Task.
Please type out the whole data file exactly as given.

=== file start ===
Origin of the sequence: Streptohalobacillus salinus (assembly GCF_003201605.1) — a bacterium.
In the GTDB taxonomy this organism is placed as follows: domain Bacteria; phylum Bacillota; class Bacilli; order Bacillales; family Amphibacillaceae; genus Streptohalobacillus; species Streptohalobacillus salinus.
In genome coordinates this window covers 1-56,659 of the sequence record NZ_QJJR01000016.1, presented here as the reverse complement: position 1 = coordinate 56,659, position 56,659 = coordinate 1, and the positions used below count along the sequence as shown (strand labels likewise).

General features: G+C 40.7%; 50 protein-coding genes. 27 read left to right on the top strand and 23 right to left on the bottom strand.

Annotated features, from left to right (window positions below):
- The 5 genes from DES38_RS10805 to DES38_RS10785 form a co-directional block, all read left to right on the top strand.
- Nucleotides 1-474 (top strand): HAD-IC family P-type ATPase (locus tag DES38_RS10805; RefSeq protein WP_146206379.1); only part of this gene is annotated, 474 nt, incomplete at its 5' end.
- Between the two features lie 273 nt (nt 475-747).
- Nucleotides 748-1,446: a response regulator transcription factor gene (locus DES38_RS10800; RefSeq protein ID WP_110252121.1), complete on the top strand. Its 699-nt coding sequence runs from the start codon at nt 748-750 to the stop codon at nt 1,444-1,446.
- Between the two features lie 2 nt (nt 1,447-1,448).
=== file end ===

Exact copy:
Origin of the sequence: Streptohalobacillus salinus (assembly GCF_003201605.1) — a bacterium.
In the GTDB taxonomy this organism is placed as follows: domain Bacteria; phylum Bacillota; class Bacilli; order Bacillales; family Amphibacillaceae; genus Streptohalobacillus; species Streptohalobacillus salinus.
In genome coordinates this window covers 1-56,659 of the sequence record NZ_QJJR01000016.1, presented here as the reverse complement: position 1 = coordinate 56,659, position 56,659 = coordinate 1, and the positions used below count along the sequence as shown (strand labels likewise).

General features: G+C 40.7%; 50 protein-coding genes. 27 read left to right on the top strand and 23 right to left on the bottom strand.

Annotated features, from left to right (window positions below):
- The 5 genes from DES38_RS10805 to DES38_RS10785 form a co-directional block, all read left to right on the top strand.
- Nucleotides 1-474 (top strand): HAD-IC family P-type ATPase (locus tag DES38_RS10805; RefSeq protein WP_146206379.1); only part of this gene is annotated, 474 nt, incomplete at its 5' end.
- Between the two features lie 273 nt (nt 475-747).
- Nucleotides 748-1,446: a response regulator transcription factor gene (locus DES38_RS10800; RefSeq protein ID WP_110252121.1), complete on the top strand. Its 699-nt coding sequence runs from the start codon at nt 748-750 to the stop codon at nt 1,444-1,446.
- Between the two features lie 2 nt (nt 1,447-1,448).